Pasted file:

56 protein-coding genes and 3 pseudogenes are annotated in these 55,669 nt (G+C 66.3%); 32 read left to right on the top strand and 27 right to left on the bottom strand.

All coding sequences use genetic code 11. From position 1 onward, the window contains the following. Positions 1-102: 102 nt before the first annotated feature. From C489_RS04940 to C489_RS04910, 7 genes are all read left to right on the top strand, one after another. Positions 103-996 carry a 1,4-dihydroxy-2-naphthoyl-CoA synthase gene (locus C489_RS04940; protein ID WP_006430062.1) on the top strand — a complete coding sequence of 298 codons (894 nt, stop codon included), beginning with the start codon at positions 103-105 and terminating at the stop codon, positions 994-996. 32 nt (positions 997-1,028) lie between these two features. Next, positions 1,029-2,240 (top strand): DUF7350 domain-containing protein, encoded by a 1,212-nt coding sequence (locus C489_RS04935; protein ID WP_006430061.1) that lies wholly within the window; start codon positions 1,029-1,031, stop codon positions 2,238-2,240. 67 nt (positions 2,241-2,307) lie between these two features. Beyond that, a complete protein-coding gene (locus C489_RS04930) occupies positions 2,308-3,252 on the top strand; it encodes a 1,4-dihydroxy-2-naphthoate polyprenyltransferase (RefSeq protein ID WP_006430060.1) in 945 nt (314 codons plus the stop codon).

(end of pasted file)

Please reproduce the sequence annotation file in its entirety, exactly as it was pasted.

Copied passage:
56 protein-coding genes and 3 pseudogenes are annotated in these 55,669 nt (G+C 66.3%); 32 read left to right on the top strand and 27 right to left on the bottom strand.

All coding sequences use genetic code 11. From position 1 onward, the window contains the following. Positions 1-102: 102 nt before the first annotated feature. From C489_RS04940 to C489_RS04910, 7 genes are all read left to right on the top strand, one after another. Positions 103-996 carry a 1,4-dihydroxy-2-naphthoyl-CoA synthase gene (locus C489_RS04940; protein ID WP_006430062.1) on the top strand — a complete coding sequence of 298 codons (894 nt, stop codon included), beginning with the start codon at positions 103-105 and terminating at the stop codon, positions 994-996. 32 nt (positions 997-1,028) lie between these two features. Next, positions 1,029-2,240 (top strand): DUF7350 domain-containing protein, encoded by a 1,212-nt coding sequence (locus C489_RS04935; protein ID WP_006430061.1) that lies wholly within the window; start codon positions 1,029-1,031, stop codon positions 2,238-2,240. 67 nt (positions 2,241-2,307) lie between these two features. Beyond that, a complete protein-coding gene (locus C489_RS04930) occupies positions 2,308-3,252 on the top strand; it encodes a 1,4-dihydroxy-2-naphthoate polyprenyltransferase (RefSeq protein ID WP_006430060.1) in 945 nt (314 codons plus the stop codon).